Not long ago, a British poll found that three quarters of people have hit their computers in frustration.
A German carmaker recalled an automobile with a computerized female voice issuing navigation information -- because many men refused to take directions from "a woman."
A study found that people try to be nice to their own computers: They are more likely to report problems with the machine when asked about it while working on a different computer.
Psychologists, marketers and computer scientists are coming to realize that people respond to technology in intensely emotional ways. At a conscious level, people know their computers and cars are inanimate, but some part of the human brain seems to respond to machines as if they were human.
"The way people interact with technology is the way they interact with each other," said Rosalind Picard, director of Affective Computing Research at the MIT Media Lab, during a recent lecture in Washington organized by the American Association for the Advancement of Science.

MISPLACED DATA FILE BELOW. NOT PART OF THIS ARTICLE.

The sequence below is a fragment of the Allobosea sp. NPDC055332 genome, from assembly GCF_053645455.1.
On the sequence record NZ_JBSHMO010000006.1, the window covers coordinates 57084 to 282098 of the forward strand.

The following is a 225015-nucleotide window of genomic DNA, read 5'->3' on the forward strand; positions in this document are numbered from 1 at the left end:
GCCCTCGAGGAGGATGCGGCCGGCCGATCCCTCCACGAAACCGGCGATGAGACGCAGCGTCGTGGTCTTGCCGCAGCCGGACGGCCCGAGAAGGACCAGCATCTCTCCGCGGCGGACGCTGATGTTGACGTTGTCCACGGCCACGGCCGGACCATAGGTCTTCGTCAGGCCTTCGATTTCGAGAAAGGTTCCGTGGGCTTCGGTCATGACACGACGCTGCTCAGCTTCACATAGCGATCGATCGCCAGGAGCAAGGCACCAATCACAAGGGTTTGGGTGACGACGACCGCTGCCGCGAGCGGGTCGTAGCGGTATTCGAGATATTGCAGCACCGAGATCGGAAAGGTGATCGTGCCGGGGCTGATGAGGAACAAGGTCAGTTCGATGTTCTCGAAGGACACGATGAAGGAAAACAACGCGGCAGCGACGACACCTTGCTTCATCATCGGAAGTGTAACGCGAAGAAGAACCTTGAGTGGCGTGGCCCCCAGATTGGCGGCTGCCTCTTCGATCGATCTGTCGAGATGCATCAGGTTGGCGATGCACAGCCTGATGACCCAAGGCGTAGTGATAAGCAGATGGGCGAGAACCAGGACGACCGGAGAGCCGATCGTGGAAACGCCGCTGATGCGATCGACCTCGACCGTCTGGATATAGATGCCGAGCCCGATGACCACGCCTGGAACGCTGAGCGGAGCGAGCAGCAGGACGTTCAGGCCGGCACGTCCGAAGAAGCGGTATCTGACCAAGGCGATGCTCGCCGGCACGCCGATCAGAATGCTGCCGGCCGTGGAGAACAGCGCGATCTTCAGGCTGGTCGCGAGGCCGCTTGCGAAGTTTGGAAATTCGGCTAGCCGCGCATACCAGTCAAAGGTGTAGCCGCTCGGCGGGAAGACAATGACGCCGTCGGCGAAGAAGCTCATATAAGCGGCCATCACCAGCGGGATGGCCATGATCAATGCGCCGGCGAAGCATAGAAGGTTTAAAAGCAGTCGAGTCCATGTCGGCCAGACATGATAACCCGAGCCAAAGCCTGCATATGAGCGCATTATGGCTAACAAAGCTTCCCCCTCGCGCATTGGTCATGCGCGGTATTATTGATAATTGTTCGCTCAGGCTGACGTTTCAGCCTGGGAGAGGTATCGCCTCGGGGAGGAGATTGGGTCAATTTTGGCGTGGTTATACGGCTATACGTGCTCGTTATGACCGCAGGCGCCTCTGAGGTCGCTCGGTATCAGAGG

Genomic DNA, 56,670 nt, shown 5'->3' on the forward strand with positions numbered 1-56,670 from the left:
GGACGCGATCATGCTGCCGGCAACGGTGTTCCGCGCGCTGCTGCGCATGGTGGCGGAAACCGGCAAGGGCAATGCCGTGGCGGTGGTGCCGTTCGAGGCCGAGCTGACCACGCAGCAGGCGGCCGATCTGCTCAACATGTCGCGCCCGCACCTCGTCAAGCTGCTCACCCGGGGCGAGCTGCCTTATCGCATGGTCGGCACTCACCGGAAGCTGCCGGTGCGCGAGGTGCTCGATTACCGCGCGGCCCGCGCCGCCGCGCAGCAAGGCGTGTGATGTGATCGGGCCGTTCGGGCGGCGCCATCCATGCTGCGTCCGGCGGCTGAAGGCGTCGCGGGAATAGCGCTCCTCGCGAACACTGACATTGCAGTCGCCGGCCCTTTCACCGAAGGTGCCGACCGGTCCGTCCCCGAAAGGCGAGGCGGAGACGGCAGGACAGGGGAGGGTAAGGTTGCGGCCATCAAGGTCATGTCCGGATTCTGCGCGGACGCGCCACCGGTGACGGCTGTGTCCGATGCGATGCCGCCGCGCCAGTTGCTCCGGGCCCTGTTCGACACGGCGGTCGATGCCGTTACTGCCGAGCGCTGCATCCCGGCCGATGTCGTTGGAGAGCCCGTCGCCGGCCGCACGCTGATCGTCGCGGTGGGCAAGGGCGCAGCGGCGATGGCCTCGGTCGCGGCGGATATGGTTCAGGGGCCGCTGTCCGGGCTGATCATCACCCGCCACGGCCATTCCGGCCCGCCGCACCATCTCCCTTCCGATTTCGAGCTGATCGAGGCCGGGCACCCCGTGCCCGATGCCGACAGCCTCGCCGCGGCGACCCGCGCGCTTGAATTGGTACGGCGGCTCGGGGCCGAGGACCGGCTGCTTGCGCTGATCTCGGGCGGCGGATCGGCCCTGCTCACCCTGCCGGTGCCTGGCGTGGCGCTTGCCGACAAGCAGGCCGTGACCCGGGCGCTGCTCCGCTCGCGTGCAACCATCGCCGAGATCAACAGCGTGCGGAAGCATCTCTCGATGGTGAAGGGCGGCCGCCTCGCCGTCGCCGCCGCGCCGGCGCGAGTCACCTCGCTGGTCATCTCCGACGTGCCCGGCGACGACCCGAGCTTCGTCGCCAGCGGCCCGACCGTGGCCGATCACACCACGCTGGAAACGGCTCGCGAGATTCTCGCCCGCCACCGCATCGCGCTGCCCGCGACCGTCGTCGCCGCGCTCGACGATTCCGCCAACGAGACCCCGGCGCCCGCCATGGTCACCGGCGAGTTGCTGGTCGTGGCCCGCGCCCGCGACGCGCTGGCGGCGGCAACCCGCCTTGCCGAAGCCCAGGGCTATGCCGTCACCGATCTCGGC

The tech world is slowly catching up to this insight as well. From automated voice systems that greet callers by saying, "Hi, this is Amtrak. I'm Julie!" to sophisticated programs that can register human emotions, applications of "affective computing" are growing rapidly.
Marketers see a gold mine in this research, which holds the promise of increasing sales in the same way that cheerful and helpful salespeople at a store are more likely to sell merchandise than are clerks who are surly.
Ethical questions raised
At the same time, the work raises troubling ethical questions. They range from whether it is deceitful to encourage people to interact with technology as if it were human to deeper concerns about what it would mean if computers could really form emotional "relationships" with people.
Today, such concerns seem remote, because most technologies are almost deliberately antisocial -- computers do not respond to emotional cues such as frustration, anger or anything else -- and regularly act "inappropriately." (What person, other than one of Arnold Schwarzenegger's movie characters, would ever say, "You have performed an illegal operation"?)